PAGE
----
Almost half (42%) feel their senior management would act in an unethical manner in order to ensure the survival of a business, according to the latest EY fraud survey.
“Bribery and corruption is still perceived to be a prevalent issue in the UK, despite increased focus and scrutiny from the government and regulators”, said Jonathan Middup, partner at EY fraud investigation & dispute services.
The news comes a fortnight after the OECD realised a report claiming that Brexit could hurt anti-corruption efforts.
The figures from EY place the UK at 34th place in a table of perceived bribery and corruption practices within the country.
The percentage of those respondents perceiving corruption to be widespread dropped by just 2% since 2015 to 27%. Only one in four respondents reported frequently hearing senior management figures discussing the maintenance of ethical standards in business.
“The picture we are seeing from the survey and in our conversations with clients is that while many companies may think they have an effective compliance framework in place, in reality some are struggling to create a culture where it is in employees’ interests to do the right thing”, explained Middup.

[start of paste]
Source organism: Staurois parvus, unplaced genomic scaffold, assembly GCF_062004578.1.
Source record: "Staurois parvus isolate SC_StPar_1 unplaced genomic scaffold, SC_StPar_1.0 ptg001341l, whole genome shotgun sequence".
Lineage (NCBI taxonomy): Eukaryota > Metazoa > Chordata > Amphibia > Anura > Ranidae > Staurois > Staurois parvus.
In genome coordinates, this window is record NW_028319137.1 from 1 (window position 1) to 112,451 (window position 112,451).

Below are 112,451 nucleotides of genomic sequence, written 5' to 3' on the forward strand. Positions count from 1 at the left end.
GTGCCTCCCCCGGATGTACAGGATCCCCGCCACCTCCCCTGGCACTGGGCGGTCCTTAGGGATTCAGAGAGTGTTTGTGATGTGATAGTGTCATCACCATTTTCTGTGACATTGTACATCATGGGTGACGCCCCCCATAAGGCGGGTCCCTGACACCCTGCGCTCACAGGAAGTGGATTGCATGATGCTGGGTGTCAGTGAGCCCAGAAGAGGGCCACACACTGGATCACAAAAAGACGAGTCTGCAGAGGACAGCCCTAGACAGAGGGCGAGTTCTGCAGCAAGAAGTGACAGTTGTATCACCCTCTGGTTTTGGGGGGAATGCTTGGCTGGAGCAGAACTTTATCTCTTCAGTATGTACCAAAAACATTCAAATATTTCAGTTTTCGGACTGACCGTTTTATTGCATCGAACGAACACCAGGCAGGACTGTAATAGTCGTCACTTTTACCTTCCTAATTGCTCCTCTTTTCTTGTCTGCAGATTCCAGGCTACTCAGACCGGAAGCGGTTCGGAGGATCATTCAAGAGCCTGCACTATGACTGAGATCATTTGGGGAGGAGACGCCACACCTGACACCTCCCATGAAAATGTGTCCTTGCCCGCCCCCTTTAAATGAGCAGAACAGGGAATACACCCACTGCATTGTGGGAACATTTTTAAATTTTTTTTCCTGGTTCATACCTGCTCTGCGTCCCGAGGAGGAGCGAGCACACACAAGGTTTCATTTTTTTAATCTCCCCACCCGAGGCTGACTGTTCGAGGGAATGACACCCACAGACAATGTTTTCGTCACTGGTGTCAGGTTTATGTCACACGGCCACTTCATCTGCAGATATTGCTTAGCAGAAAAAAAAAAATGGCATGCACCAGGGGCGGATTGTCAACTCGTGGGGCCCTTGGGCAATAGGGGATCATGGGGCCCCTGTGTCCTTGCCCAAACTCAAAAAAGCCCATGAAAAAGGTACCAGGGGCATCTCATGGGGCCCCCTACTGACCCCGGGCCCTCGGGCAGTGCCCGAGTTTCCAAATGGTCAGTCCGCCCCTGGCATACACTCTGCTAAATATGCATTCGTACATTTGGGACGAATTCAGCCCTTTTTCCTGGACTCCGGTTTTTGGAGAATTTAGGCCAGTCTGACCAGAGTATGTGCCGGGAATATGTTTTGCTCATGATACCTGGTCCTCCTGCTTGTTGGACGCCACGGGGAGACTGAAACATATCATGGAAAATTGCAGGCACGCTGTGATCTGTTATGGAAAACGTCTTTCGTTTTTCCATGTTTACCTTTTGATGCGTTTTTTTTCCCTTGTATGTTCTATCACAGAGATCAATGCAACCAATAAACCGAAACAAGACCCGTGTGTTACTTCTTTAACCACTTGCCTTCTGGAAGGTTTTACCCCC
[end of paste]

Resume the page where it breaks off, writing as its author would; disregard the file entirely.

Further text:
Again, only 29% felt their company had taken appropriate action against an employee for breach of ethical standards.
The survey suggests that the UK is failing to develop an appropriate culture of ethical behaviour.
“Many employees are unaware of the correct channels to report wrongdoing but perhaps more worryingly, it’s clear that some also feel under pressure to withhold information”, Middup said.
More than half of respondents said they would not report unethical behaviour due to concern of repercussions to their career and a further 33% said would avoid speaking out due to fear for their personal safety.